Good Times? Setting the timing on a rebuild can be a hassle
Don Graves writes:
I have a 1995 Lincoln Town Car with the 4.6-liter V-8. The engine stalls two or three times each morning when it is cold. This has been going on for some time. When the car starts and keeps running, it runs very well. Any suggestions?
Given that the symptoms manifest only during warmup, I’d suspect that the Idle Air Control (IAC) valve is sticking. The IAC is a silver cylinder a few inches long, located at the very top of the engine. You can try tapping it with a screwdriver to see if it unsticks. It’s also an easy part to remove, and a quick test is to gently shake it to see if it rattles. If not, it’s probably stuck. You can try cleaning it with carburetor cleaner or simply replace it, as it’s not a terribly expensive part.
Gil Mares writes:
I own a DeTomaso Pantera with the 351 Cleveland. The spec for initial timing varies from 6 degrees to 16 degrees, depending on compression and heads. There isn’t much stock on these engines after a fresh rebuild, so how do you determine where the initial timing should be set and where the vacuum advance should start?
The engine should be timed so it never knocks. Unless you’re having the distributor rebuilt and recurved, the static timing, centrifugal advance, and vacuum advance aren’t independently adjustable; when you rotate the distributor, you’re changing the sum total of all of them.
Centrifugal advance is a function of engine rpm, but vacuum advance is an inverse function of load (throttle opening) and how the vacuum line is connected. On nearly all cars prior to the incorporation of emission controls, the distributor’s vacuum advance diaphragm was connected to a manifold vacuum at the base of the carb, providing about 10 degrees of extra advance in the lean-running, throttle-closed configurations of idle and highway cruising and dropping to zero at wide-open throttle. When emission controls ratcheted up in the 1970s, many manufacturers changed to “ported vacuum” (using a port on the carburetor above the throttle plate) in an attempt to increase exhaust gas temperature to help burn off hydrocarbons. This essentially defeated the vacuum advance at idle. I believe this is the reason the Pantera has two stating timing specs–the 6-degree spec is for the manifold vacuum configuration, and the 16-degree spec is for the ported vacuum configuration.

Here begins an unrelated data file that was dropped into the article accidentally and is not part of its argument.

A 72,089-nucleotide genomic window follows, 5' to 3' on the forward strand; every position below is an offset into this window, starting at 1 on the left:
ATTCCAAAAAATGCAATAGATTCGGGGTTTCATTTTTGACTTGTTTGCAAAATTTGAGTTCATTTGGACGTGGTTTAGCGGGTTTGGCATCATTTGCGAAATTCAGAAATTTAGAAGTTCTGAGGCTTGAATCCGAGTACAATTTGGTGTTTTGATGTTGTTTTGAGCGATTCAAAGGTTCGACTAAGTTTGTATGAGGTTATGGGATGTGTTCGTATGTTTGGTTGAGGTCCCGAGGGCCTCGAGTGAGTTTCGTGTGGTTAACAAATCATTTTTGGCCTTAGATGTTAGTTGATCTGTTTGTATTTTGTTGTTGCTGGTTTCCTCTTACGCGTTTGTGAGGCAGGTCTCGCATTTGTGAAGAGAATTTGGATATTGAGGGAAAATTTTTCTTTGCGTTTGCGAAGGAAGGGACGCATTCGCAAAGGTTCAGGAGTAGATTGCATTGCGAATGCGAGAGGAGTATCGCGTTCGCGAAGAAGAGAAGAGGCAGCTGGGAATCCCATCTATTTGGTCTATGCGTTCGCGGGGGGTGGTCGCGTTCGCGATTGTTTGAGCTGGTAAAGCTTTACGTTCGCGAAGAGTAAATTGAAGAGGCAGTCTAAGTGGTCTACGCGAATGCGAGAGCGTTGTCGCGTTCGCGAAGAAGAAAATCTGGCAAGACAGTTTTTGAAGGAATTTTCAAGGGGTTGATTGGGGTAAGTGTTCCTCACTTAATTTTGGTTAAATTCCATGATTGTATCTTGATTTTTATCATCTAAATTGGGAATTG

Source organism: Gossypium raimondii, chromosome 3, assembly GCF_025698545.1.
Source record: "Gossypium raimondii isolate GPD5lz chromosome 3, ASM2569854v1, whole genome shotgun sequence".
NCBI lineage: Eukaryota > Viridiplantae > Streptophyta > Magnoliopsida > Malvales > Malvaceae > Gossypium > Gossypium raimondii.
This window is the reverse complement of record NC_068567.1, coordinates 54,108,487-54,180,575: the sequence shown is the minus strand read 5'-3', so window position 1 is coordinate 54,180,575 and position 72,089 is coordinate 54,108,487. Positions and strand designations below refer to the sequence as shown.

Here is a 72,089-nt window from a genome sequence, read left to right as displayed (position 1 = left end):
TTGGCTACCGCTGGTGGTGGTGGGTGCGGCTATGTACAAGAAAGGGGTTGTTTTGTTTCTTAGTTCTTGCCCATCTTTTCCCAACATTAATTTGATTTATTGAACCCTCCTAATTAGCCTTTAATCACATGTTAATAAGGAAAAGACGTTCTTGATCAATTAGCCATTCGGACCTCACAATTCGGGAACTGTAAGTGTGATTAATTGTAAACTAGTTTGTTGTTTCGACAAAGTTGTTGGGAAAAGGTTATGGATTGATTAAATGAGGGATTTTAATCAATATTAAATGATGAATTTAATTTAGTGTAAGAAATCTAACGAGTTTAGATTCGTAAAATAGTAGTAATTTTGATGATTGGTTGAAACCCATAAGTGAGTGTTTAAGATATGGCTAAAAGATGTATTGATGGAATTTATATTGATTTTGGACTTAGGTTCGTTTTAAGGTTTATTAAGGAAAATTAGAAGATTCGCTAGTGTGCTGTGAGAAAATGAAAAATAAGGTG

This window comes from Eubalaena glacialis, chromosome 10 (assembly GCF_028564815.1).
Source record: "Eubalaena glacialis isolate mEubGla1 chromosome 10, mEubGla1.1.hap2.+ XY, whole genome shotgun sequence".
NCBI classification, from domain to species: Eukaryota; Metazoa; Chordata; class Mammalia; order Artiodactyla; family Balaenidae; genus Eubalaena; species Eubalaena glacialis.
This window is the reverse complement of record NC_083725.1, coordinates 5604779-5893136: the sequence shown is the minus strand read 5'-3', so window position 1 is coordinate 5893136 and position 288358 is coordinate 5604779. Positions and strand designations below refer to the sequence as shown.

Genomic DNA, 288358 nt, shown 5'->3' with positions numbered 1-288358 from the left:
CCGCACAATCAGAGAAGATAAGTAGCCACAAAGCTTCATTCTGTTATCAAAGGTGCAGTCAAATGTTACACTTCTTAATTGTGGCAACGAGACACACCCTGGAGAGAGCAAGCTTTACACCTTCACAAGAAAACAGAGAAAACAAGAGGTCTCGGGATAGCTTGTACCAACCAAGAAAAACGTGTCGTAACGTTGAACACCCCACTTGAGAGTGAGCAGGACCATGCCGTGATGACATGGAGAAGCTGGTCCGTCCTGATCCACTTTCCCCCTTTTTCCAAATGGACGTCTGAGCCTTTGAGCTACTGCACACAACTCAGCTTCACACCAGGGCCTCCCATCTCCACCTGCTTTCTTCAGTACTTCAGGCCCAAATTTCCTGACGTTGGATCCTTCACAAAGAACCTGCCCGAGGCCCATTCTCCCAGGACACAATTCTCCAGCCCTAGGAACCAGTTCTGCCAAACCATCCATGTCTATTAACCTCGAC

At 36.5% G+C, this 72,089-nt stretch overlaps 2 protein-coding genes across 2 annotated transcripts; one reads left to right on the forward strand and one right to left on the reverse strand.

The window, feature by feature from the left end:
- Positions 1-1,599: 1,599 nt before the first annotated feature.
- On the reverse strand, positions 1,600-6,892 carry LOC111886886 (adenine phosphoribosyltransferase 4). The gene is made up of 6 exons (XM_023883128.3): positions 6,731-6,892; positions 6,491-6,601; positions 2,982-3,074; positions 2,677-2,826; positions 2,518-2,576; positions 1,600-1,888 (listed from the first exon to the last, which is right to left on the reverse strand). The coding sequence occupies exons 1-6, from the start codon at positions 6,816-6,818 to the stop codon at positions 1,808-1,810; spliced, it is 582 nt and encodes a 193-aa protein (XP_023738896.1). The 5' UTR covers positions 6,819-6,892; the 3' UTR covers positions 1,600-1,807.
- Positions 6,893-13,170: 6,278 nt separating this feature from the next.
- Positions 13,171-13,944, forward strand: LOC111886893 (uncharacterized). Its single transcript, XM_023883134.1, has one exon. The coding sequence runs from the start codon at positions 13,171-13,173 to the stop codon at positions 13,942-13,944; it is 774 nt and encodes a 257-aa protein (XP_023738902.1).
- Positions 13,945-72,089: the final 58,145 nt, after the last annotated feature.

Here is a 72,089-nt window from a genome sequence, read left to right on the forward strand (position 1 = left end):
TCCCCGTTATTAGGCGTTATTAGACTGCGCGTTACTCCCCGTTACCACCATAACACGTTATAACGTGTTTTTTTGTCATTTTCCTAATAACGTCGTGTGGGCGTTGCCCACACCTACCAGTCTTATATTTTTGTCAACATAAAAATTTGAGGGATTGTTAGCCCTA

Whether your Pantera is set up with manifold or ported vacuum is one of those “decades later many changes” issues. The trend generally is to convert early 1970s-era cars back to pre-emissions manifold vacuum, but some Pantera owners say that ported vacuum works well on a 351C with iron heads and flat-top pistons.
Because of the changes from long-ago stock, as well as the unavailability of leaded gas to act as an anti-knock agent, on any vintage car with a mechanical advance distributor, I recommend: starting with the factory settings; putting an advance timing light on the engine; verifying the distributor is actually advancing with increasing rpm (sticky pivot points can often cause a no-advance situation); disconnecting the vacuum advance; setting the total advance to 32-36 degrees; reconnecting the vacuum advance; then driving the car under a variety of load conditions. If it knocks, back the timing off. If it doesn’t, try advancing it slightly. Then check it with the timing light and see what the total advance is to have that as a reference.
Rob Siegel’s new book, The Best of the Hack MechanicTM: 35 years of hacks, kluges, and assorted automotive mayhem, is available on Amazon. His other seven books are available here, or you can order personally-inscribed copies through his website, www.robsiegel.com.